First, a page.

World War Ii and Gorbachev

Topics: Cold War, Soviet Union, Mikhail Gorbachev Pages: 62 (19338 words) Published: March 26, 2012
This article was downloaded by: [ ] On: 05 November 2011, At: 07:09 Publisher: Routledge Informa Ltd Registered in England and Wales Registered Number: 1072954 Registered office: Mortimer House, 37-41 Mortimer Street, London W1T 3JH, UK

Cold War History
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Gorbachev and the End of the Cold War: Perspectives on History and Personality V. Zubok Available online: 06 Sep 2010

To cite this article: V. Zubok (2002): Gorbachev and the End of the Cold War: Perspectives on History and Personality, Cold War History, 2:2, 61-100 To link to this article:

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Page 61

Gorbachev and the End of the Cold War: Perspectives on History and Personality V L A D I S L AV M . Z U B O K
The article explores the impact of Mikhail Gorbachev on the end of the Cold War and the self-destruction of the Soviet Union. It is based on a wealth of memoir literature, interviews, and primary sources, including the archival collections of the Gorbachev .oundation in Moscow. It first discusses the standard explanations of the Cold War’s end which highlight structural changes in the international system, a structural domestic crisis within the Soviet Union, and a radical shift of ideas in the Soviet leadership, showing the important anomalies they all leave unexplained. Then it analyzes Gorbachev’s character, revealing what set him apart from other leaders, finally, assessing in detail how these traits influenced the ending of the Cold War. Particular attention is paid to the collapse of the Berlin Wall and the reunification of Germany. The article concludes that many aspects of the end of the Soviet Union and the Cold War can only be understood through the Gorbachev personality factor, and that the impact of Gorbachev’s personality cannot be understood until we abandon simplistic judgements.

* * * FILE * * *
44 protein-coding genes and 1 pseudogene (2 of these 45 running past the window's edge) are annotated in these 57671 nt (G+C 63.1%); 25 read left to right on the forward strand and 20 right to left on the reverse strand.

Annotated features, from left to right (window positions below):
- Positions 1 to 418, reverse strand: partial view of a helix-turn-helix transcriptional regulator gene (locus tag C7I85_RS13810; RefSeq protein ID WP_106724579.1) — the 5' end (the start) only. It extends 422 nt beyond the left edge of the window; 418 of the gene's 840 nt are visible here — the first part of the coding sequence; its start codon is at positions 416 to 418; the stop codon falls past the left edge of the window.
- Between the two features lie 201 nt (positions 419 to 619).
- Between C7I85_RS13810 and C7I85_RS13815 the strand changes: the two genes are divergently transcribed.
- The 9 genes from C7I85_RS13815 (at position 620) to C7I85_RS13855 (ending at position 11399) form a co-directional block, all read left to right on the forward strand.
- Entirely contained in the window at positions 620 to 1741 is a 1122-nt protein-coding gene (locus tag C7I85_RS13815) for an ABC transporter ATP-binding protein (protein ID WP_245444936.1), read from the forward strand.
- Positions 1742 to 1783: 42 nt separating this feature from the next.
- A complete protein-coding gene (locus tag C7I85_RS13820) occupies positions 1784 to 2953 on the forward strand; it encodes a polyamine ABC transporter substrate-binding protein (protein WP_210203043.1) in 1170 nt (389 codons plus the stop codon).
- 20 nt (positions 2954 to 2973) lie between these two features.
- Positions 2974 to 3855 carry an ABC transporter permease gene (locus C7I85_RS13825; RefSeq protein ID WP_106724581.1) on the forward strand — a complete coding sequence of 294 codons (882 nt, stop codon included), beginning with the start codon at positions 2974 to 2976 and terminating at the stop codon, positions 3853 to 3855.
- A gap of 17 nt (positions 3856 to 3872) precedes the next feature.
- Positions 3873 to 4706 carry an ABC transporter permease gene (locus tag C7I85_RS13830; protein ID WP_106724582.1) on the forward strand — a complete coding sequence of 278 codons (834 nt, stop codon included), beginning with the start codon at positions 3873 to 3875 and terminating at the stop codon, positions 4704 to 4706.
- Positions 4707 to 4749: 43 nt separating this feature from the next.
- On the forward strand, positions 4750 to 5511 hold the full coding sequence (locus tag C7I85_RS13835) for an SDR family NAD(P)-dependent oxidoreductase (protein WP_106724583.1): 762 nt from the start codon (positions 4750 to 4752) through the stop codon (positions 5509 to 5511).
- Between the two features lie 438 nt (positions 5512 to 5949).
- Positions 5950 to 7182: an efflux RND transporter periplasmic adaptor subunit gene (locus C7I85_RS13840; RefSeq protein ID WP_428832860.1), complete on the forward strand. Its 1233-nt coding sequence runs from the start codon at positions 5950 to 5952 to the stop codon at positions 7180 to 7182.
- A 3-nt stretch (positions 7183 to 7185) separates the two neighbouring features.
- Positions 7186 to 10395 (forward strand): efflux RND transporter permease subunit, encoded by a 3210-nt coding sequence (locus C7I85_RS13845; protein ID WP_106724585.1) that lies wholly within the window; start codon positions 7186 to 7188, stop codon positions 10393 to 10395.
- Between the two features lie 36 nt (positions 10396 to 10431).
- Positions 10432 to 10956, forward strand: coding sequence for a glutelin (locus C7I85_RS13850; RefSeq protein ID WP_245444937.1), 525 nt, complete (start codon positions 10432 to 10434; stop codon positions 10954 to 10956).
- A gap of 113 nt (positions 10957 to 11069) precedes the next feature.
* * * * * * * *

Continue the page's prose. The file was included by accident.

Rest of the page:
Downloaded by [ ] at 07:09 05 November 2011

It is a perennial human illusion to attribute great events to great causes. Particularly during the past century scholars have tended to attribute transitions from one historical period to another to grand, impersonal forces – shifts in the balance of power, inter-imperialist contradictions, revolutions, the rise of new ideologies and social movements. In the current scholarly climate the other extreme has become fashionable: to highlight the micro-levels of history – the role and beliefs of ‘common people’, incremental changes in social life, and power as a phenomenon of everyday life. As a result of these two trends, the view that history is shaped by ‘great men’ is utterly discredited. Today, many historians would rather die than admit that the character of a personality in a position of power at a critical juncture can make a major difference in the course of history. Among recent exceptions is the figure of Mikhail Sergeevich Gorbachev. This energetic, handsome man with sparkling eyes and a charming smile ‘did more than anyone else to end the Cold War between East and...
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